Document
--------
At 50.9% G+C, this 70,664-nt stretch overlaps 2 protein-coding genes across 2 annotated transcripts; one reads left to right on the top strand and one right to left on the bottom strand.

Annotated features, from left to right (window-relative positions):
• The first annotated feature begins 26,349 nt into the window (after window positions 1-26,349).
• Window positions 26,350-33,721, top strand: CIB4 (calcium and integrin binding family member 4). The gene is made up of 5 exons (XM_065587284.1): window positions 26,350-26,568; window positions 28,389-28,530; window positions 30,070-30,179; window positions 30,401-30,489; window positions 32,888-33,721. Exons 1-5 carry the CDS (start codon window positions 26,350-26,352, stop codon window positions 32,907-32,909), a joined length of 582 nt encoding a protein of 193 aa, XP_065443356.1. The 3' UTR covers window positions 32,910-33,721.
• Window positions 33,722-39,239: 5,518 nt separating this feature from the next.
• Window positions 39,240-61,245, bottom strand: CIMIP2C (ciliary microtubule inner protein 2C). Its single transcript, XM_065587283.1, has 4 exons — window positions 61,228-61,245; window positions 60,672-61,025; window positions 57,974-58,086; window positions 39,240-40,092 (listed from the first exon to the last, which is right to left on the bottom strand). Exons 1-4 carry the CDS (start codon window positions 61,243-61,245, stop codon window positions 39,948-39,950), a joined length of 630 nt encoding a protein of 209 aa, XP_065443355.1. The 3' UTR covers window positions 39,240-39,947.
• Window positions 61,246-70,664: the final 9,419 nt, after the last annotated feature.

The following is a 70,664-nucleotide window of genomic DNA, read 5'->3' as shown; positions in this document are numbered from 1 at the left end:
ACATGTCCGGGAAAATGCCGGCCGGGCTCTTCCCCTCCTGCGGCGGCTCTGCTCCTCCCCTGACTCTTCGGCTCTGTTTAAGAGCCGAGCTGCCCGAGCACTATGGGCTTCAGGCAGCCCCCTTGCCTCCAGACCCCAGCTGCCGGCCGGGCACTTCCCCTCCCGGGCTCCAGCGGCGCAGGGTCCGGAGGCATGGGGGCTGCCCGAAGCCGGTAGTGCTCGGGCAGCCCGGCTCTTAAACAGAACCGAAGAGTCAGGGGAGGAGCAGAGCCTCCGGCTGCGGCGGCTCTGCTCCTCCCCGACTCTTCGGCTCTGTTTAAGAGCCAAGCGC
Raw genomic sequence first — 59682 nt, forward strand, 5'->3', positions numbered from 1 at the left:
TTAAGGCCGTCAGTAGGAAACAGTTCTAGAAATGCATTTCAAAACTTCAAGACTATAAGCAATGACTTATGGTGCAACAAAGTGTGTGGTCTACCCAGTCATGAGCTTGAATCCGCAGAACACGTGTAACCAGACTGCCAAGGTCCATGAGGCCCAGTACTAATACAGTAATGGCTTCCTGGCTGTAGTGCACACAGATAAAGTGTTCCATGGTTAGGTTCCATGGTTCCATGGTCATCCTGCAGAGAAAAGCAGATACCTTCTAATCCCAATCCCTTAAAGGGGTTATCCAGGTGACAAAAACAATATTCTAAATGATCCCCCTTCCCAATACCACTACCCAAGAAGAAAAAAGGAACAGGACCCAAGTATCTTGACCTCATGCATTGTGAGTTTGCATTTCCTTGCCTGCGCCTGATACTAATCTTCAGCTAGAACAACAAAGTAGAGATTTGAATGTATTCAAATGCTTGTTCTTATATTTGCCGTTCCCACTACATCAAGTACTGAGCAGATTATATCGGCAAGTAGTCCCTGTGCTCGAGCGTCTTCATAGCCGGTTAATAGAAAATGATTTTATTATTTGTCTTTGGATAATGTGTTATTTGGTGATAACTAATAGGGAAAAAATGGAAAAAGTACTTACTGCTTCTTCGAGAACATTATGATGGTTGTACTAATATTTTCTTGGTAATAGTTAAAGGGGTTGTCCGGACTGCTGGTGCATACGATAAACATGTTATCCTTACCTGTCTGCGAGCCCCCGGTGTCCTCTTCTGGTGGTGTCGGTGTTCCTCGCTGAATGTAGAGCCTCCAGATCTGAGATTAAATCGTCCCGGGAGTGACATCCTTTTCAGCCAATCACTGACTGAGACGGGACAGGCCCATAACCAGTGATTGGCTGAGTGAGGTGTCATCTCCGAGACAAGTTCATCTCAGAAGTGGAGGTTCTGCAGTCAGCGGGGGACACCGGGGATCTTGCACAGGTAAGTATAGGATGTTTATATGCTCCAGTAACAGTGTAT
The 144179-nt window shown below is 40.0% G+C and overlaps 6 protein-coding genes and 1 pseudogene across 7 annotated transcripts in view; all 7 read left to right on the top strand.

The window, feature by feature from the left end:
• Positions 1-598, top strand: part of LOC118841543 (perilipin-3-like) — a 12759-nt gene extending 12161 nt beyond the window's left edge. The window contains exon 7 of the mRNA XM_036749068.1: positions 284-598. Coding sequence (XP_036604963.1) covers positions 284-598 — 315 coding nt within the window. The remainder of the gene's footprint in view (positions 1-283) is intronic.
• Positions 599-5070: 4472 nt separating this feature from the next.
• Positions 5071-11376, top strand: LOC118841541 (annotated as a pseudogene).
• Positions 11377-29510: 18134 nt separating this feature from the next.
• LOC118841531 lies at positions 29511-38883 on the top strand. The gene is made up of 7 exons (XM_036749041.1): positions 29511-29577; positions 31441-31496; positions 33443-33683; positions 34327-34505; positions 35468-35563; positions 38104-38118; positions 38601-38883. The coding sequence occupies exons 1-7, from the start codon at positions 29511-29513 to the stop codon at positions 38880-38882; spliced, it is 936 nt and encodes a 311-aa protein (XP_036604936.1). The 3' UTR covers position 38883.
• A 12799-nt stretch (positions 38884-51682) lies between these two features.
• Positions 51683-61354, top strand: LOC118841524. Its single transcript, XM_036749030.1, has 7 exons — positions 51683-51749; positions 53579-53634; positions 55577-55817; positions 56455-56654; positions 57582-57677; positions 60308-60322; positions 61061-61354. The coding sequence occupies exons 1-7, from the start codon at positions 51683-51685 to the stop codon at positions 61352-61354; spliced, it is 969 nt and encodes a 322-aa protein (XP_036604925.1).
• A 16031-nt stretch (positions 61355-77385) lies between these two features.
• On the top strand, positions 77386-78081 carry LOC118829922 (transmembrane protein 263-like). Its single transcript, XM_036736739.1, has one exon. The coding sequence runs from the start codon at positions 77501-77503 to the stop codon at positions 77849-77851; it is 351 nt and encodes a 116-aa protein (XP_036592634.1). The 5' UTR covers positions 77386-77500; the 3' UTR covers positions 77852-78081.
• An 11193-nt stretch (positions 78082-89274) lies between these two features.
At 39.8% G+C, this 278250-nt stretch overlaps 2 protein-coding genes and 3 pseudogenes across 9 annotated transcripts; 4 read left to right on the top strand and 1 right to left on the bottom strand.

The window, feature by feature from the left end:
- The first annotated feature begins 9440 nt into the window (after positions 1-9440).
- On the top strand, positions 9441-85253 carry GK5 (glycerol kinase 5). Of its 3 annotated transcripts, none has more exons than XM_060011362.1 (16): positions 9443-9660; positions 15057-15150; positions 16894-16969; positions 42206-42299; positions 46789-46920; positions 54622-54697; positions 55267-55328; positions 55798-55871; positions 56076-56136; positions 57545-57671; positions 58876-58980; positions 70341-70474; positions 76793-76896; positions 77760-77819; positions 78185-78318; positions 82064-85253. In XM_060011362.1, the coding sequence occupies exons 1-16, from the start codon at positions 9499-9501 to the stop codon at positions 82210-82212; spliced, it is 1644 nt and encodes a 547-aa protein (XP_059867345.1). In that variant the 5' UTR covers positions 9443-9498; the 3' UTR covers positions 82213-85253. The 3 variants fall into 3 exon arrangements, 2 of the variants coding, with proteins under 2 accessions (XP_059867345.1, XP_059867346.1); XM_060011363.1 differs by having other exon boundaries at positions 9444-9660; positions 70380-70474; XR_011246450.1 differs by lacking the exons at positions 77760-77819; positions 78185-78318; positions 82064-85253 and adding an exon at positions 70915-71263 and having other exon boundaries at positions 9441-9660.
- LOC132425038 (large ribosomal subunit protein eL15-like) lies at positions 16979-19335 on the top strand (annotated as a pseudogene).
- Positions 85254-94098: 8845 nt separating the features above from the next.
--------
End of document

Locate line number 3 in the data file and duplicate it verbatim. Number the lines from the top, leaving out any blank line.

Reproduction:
• The first annotated feature begins 26,349 nt into the window (after window positions 1-26,349).